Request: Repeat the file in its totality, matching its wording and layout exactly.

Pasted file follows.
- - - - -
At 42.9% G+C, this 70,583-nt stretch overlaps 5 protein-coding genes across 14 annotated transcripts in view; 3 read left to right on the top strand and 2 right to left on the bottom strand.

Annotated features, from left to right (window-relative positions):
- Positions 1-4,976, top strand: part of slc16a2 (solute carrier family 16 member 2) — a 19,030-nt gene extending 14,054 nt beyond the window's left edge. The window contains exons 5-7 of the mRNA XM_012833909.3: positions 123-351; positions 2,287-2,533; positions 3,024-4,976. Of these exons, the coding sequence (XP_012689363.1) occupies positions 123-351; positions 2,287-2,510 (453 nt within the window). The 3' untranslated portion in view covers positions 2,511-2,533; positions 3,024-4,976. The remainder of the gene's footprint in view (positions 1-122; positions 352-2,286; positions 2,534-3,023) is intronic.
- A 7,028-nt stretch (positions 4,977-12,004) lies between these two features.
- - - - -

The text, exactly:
At 42.9% G+C, this 70,583-nt stretch overlaps 5 protein-coding genes across 14 annotated transcripts in view; 3 read left to right on the top strand and 2 right to left on the bottom strand.

Annotated features, from left to right (window-relative positions):
- Positions 1-4,976, top strand: part of slc16a2 (solute carrier family 16 member 2) — a 19,030-nt gene extending 14,054 nt beyond the window's left edge. The window contains exons 5-7 of the mRNA XM_012833909.3: positions 123-351; positions 2,287-2,533; positions 3,024-4,976. Of these exons, the coding sequence (XP_012689363.1) occupies positions 123-351; positions 2,287-2,510 (453 nt within the window). The 3' untranslated portion in view covers positions 2,511-2,533; positions 3,024-4,976. The remainder of the gene's footprint in view (positions 1-122; positions 352-2,286; positions 2,534-3,023) is intronic.
- A 7,028-nt stretch (positions 4,977-12,004) lies between these two features.